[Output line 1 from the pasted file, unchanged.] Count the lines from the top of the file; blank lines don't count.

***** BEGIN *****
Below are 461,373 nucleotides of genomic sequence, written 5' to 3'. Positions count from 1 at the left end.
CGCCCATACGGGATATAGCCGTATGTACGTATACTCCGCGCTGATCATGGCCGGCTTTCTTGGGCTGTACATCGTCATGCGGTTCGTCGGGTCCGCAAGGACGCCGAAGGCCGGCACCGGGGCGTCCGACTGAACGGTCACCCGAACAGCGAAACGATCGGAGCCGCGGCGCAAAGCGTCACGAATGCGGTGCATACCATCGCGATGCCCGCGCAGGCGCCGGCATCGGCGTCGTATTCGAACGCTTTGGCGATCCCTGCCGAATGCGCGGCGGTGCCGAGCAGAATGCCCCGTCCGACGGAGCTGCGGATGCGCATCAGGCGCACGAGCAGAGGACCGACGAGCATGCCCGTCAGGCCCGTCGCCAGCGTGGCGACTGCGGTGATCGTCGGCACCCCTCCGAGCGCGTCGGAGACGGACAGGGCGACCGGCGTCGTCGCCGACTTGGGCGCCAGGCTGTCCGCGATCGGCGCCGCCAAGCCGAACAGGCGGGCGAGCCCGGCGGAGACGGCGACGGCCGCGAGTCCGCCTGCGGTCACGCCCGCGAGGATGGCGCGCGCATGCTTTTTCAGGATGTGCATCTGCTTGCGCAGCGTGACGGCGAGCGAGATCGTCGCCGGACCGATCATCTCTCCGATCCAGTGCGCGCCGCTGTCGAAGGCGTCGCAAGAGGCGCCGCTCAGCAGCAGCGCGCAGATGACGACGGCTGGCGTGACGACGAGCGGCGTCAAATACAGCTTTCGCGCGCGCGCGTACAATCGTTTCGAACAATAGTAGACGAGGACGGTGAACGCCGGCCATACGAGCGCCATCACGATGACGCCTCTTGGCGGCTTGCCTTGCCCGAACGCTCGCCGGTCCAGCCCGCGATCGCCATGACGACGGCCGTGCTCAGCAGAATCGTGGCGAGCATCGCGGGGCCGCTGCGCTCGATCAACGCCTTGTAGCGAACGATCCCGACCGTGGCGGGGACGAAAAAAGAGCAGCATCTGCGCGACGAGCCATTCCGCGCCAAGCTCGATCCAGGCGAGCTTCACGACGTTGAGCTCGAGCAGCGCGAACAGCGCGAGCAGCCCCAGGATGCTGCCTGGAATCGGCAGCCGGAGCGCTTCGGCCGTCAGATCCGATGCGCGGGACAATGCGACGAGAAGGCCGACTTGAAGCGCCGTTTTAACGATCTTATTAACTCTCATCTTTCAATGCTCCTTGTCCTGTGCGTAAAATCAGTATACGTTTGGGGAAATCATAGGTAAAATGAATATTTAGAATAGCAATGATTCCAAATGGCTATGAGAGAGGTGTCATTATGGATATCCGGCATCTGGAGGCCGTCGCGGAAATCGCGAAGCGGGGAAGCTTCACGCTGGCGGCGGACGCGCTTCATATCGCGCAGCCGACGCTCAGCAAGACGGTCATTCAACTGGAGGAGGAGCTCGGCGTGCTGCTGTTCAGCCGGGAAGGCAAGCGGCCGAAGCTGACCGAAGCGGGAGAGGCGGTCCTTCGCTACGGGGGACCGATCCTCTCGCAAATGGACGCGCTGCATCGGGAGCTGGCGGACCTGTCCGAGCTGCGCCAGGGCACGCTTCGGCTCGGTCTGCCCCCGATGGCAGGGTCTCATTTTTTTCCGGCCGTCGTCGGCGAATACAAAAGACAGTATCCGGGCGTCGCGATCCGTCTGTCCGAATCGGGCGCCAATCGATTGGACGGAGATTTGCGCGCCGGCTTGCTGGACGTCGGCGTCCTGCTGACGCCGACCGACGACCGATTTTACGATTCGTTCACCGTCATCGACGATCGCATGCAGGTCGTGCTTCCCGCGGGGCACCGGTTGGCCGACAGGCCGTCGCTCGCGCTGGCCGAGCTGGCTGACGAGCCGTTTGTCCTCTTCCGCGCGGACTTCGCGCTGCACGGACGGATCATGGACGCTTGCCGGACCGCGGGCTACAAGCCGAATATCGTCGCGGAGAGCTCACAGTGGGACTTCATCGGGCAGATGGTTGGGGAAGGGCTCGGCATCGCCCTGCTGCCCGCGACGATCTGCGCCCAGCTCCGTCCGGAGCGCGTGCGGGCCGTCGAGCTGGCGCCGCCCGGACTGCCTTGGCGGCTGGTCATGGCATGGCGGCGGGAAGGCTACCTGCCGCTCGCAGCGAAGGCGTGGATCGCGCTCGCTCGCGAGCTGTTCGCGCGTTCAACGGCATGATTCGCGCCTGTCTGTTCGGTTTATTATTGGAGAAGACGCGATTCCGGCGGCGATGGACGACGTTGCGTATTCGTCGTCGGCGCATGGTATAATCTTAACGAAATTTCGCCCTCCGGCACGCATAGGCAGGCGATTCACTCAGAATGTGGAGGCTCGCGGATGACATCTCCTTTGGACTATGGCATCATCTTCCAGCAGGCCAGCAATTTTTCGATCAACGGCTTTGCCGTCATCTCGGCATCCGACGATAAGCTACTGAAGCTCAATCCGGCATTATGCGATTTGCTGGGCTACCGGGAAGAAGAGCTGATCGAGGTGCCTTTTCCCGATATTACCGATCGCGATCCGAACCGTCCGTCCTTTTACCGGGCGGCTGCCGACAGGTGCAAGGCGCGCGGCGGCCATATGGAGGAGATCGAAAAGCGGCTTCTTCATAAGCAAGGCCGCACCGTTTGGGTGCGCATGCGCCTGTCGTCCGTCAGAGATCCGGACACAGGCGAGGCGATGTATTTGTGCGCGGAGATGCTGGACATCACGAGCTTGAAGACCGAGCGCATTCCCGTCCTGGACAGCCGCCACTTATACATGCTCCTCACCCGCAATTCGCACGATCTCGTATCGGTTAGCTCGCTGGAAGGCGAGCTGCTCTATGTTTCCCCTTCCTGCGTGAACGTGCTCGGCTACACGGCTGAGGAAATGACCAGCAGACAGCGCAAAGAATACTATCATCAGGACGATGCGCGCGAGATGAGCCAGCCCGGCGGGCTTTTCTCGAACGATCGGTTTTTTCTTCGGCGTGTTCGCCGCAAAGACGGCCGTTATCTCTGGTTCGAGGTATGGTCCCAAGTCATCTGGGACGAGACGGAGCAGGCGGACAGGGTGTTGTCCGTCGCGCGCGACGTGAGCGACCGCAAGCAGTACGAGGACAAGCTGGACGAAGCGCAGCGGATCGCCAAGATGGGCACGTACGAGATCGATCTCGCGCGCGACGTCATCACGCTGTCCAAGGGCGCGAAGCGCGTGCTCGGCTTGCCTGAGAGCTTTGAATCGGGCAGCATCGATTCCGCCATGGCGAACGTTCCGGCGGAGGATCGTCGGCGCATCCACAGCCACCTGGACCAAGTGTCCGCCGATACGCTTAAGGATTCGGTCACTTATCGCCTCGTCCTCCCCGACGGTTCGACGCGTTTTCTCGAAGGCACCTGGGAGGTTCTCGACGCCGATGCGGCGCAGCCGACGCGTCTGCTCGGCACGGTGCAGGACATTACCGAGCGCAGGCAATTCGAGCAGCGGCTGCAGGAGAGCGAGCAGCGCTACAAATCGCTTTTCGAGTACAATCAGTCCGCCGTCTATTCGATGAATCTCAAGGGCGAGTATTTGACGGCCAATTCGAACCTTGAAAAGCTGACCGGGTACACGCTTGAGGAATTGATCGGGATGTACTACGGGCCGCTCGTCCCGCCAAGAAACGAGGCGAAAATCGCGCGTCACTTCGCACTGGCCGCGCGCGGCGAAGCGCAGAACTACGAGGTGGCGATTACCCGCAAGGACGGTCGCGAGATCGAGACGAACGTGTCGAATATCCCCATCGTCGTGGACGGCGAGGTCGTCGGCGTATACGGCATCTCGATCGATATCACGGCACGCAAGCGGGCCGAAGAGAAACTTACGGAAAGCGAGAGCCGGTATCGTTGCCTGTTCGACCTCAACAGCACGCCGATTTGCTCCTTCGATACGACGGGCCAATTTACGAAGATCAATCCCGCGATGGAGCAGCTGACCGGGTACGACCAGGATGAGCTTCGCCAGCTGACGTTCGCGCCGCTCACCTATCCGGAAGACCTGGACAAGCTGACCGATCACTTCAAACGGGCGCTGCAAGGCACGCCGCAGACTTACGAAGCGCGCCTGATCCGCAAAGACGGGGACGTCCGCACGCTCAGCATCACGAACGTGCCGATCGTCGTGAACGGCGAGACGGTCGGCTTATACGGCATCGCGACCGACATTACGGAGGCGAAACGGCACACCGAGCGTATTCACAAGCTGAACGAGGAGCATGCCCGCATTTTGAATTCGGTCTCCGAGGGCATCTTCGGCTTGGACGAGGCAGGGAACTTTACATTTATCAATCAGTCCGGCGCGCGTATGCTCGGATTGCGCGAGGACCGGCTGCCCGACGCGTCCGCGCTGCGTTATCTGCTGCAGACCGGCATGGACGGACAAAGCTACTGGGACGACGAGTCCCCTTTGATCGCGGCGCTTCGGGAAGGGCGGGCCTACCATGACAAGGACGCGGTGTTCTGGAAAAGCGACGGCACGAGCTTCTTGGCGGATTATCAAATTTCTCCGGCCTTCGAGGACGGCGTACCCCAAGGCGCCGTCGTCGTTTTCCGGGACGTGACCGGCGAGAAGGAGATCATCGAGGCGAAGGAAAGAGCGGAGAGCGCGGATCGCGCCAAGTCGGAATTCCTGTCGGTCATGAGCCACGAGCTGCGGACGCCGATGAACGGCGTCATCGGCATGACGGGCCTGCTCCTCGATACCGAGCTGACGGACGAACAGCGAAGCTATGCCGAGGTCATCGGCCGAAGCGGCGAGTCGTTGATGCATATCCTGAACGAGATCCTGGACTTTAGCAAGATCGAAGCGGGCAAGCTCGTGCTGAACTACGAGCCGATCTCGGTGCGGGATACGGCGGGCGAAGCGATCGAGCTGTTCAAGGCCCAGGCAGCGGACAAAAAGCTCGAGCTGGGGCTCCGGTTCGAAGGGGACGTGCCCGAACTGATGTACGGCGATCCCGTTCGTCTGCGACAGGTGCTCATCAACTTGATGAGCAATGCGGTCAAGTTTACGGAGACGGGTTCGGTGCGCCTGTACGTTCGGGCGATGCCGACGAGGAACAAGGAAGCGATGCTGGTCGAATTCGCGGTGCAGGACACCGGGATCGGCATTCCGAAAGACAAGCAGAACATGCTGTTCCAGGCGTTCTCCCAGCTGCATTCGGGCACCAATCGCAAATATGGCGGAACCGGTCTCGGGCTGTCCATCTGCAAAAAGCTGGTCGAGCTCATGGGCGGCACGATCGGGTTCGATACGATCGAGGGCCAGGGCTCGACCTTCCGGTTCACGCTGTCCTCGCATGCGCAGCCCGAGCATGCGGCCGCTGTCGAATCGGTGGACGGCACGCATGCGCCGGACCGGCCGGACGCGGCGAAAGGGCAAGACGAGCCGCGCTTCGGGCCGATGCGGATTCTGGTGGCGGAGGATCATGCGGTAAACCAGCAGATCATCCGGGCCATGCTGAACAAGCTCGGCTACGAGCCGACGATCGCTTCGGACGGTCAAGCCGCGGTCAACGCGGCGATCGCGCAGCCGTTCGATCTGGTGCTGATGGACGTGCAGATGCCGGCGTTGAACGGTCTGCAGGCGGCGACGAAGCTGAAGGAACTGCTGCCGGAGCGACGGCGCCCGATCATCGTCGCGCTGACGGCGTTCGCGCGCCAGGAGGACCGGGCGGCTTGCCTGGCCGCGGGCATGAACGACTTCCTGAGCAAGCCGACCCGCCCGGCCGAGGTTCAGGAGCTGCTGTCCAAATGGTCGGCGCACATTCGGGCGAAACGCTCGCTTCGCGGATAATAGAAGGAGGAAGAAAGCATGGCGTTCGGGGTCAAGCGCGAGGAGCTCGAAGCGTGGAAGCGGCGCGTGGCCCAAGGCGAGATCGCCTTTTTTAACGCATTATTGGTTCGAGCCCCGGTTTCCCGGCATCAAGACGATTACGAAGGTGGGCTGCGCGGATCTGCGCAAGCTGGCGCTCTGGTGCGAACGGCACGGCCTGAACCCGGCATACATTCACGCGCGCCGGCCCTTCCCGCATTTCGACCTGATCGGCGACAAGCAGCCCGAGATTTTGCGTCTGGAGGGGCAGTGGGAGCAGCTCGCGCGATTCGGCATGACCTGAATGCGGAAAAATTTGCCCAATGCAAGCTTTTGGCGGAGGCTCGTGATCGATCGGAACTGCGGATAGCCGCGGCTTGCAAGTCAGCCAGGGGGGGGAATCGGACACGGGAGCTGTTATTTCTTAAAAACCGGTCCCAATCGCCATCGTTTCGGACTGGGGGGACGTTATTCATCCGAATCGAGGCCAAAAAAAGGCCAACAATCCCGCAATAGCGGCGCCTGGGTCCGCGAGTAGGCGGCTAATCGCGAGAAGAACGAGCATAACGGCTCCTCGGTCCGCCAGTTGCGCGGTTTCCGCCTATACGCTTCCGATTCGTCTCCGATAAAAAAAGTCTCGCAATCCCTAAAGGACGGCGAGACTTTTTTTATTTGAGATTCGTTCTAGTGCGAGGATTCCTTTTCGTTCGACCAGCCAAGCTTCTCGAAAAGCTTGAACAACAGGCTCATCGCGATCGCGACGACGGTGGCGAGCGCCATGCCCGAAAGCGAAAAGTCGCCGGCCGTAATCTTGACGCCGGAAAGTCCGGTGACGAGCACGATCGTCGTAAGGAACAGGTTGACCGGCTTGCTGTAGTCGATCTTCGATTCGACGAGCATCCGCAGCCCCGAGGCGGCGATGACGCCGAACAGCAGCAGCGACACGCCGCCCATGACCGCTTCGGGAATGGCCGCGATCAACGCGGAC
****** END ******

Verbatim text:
Below are 461,373 nucleotides of genomic sequence, written 5' to 3'. Positions count from 1 at the left end.